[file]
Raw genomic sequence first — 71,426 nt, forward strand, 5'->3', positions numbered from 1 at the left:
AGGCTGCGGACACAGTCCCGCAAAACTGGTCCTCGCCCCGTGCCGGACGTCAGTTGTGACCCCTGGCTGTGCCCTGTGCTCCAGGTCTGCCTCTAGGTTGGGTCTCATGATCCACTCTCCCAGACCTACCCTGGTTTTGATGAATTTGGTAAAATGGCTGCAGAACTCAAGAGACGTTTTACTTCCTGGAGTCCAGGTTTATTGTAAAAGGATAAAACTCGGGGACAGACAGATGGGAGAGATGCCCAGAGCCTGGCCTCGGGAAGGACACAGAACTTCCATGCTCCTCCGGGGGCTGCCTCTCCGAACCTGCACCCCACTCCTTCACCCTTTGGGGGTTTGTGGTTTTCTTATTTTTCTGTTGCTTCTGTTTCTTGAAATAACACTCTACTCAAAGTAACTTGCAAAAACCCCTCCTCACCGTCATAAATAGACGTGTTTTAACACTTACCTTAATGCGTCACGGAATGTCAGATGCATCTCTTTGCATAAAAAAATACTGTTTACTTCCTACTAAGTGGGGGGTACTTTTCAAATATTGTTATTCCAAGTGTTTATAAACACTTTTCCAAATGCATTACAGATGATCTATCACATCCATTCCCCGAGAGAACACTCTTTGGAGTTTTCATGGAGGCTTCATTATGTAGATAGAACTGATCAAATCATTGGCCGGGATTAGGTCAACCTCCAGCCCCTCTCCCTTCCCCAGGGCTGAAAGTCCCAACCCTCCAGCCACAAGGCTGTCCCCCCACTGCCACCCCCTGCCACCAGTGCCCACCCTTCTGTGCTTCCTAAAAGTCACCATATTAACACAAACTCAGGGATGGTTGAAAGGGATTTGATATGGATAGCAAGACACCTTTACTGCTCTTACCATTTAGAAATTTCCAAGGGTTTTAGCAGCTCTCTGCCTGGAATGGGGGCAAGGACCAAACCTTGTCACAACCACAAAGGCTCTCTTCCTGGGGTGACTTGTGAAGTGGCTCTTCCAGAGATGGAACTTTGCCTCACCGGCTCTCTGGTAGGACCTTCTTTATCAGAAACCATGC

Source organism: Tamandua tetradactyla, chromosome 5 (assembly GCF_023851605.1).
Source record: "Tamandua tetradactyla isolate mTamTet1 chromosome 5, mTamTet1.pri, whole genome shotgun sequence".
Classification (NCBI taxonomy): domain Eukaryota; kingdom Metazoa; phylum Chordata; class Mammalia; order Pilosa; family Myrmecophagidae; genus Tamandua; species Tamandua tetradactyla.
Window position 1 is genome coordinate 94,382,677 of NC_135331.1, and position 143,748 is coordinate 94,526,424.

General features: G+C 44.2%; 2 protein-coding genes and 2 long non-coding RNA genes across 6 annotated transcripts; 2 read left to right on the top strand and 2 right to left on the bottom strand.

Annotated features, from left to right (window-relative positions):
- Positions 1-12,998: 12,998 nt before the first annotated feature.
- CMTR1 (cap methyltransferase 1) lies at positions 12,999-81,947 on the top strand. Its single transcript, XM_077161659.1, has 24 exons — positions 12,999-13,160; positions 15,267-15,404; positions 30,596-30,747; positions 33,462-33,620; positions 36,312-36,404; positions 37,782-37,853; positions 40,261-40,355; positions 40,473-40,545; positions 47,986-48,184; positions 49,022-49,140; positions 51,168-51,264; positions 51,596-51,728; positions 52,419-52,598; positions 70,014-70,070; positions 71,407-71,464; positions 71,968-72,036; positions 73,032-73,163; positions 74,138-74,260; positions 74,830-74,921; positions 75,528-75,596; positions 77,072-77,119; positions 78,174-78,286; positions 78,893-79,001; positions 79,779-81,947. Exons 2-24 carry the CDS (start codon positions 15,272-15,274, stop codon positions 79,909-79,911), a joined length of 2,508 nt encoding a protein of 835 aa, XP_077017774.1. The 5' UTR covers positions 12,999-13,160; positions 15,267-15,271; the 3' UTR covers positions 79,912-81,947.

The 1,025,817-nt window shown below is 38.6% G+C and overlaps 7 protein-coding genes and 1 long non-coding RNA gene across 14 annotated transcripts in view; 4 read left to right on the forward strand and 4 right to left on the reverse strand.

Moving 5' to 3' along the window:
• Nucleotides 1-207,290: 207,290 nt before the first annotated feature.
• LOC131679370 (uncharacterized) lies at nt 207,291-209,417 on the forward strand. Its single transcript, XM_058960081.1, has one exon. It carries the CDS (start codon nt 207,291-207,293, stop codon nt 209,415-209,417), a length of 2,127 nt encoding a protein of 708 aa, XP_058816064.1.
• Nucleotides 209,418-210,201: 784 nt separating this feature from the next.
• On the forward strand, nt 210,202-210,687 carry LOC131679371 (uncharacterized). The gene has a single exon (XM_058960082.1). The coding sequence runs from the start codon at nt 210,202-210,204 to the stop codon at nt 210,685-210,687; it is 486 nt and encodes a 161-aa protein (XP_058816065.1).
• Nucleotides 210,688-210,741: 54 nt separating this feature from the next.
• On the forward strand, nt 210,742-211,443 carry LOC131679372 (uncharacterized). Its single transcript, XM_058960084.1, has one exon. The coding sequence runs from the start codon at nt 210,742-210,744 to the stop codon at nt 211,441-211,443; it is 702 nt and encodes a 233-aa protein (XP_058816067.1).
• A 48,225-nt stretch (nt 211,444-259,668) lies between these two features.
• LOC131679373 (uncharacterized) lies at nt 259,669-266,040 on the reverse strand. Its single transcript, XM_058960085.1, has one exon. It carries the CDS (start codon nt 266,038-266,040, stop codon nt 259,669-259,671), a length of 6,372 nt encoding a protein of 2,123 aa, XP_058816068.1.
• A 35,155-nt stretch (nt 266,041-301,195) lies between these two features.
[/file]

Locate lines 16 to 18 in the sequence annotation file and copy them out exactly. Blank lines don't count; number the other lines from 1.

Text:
• On the forward strand, nt 210,202-210,687 carry LOC131679371 (uncharacterized). The gene has a single exon (XM_058960082.1). The coding sequence runs from the start codon at nt 210,202-210,204 to the stop codon at nt 210,685-210,687; it is 486 nt and encodes a 161-aa protein (XP_058816065.1).
• Nucleotides 210,688-210,741: 54 nt separating this feature from the next.
• On the forward strand, nt 210,742-211,443 carry LOC131679372 (uncharacterized). Its single transcript, XM_058960084.1, has one exon. The coding sequence runs from the start codon at nt 210,742-210,744 to the stop codon at nt 211,441-211,443; it is 702 nt and encodes a 233-aa protein (XP_058816067.1).